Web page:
Crude Oil Numbers Show Massive Build
- Anticipated 2.7 million barrel build
- Actual build 9.3 million barrels
- Markets rally anyway
The weekly crude oil inventories figure came out of the United States. This is a very volatile weekly measurement of how much crude oil is either being taken away from or added to storage. The market initially sold off as a reaction, but then turned around quite drastically as traders digested the news. Originally thought of as bearish, it now appears that the market is digesting longer-term headlines and perhaps concerns about geopolitical tension in the Middle East.
The expected announcement of 2.7 million barrels added to the inventory was blown out by the addition of 9.3 million barrels. This was seen at the Cushing, Oklahoma facility, where 1.28 million barrels were added. However, gasoline inventories printed a -2.56 million versus the expected -1.37 million. In other words, it appears the Americans are burning through much more petroleum. Beyond that, distillate numbers came in at -3.82 million versus the anticipated -2.5 million. In a sense, the best way to look at it is that although there was a horrific headline, the internals certainly looked quite a bit more bullish.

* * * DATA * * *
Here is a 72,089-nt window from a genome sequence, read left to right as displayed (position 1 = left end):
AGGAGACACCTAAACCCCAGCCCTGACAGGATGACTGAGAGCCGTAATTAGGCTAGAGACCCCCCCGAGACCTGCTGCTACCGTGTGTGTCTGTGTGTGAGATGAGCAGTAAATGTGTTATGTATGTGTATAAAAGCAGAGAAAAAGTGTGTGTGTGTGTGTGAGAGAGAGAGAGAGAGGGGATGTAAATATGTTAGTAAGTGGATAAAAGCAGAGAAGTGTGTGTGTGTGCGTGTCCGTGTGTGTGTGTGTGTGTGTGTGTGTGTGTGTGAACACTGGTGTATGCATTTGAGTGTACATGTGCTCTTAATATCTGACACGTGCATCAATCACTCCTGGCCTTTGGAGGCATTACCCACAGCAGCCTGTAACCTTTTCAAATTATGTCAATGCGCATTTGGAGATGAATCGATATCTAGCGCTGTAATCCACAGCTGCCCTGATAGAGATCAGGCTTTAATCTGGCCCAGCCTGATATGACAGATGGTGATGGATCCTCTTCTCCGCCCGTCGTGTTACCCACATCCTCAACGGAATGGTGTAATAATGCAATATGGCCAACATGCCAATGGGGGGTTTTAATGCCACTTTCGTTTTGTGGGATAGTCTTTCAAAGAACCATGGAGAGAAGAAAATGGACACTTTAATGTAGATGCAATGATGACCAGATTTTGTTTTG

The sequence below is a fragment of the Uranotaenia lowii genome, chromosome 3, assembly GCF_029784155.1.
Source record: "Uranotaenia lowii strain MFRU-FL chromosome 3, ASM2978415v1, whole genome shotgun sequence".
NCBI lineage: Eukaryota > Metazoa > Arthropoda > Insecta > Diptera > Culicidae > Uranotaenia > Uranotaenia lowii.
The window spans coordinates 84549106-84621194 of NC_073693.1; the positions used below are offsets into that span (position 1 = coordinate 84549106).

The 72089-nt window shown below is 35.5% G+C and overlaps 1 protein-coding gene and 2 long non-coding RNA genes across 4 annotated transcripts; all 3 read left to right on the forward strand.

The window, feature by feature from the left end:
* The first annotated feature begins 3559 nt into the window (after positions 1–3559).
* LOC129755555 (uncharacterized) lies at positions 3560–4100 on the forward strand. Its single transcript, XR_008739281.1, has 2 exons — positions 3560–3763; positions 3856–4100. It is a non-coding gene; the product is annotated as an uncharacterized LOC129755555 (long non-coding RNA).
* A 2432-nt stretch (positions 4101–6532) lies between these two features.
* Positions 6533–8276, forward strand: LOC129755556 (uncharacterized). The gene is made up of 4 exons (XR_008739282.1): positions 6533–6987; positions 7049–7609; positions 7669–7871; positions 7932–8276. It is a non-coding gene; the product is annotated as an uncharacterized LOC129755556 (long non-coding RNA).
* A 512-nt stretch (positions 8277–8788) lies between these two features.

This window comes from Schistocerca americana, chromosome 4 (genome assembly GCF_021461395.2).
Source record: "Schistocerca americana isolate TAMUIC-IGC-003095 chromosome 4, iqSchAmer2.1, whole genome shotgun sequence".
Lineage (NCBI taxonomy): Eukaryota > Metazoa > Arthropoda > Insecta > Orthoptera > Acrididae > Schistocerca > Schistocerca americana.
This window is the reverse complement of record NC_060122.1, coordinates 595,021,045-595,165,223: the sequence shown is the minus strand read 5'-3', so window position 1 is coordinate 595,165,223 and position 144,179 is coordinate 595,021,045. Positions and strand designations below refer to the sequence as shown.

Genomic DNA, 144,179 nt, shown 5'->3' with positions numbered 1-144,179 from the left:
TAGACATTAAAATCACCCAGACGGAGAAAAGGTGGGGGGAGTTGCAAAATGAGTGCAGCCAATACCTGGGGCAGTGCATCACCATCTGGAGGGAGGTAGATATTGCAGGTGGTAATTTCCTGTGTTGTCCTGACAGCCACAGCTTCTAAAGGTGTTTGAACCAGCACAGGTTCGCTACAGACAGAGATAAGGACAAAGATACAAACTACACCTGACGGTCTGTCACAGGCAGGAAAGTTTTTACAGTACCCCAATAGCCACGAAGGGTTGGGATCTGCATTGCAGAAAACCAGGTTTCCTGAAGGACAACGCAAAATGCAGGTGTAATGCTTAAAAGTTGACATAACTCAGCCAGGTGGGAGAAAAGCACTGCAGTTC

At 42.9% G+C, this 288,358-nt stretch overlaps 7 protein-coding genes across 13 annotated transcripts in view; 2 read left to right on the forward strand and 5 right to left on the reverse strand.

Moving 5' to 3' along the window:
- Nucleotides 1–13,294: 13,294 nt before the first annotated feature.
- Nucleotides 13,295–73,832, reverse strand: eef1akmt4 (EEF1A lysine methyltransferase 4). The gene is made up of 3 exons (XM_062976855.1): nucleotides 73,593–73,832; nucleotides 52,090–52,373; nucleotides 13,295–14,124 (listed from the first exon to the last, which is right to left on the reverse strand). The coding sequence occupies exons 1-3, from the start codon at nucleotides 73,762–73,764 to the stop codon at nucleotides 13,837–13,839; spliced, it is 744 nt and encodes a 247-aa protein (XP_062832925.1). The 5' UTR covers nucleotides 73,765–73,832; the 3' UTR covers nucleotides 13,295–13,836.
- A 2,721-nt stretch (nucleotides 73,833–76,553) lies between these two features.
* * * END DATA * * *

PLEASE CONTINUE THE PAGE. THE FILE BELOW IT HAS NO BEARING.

Beyond the announced figures, US crude oil refinery inputs average just a bit over 15 million barrels per day. This is 200,000 barrels per day less than the previous weekly average. Refineries operated at 83.1% of their capacity last week, and gasoline production decreased down to an average of 10 million barrels per day.
Crude oil imports into the United States averaged 6.3 million barrels per day, up 70,000 barrels from the previous week. During the last month, crude oil imports averaged about 6.3 million barrels per day, making the past week simply “average”. Worth noting, though, is that imports for crude oil into the United States are down 18.2% from the same month last year.
The future for crude oil
The crude oil markets have been beaten down over the last month or so. With that being the case, it’s not a huge surprise that it wasn’t quite ready to sell off yet. However, it looks as if the market is well supported in general, so the markets may be willing to look through the numbers and perhaps focus on the potential drawdown in gasoline. This should have a bit of a knock-on effect in the crude oil markets themselves. With that being the case, not much will change as there is still massive support in the WTI grade at the $50 level just below.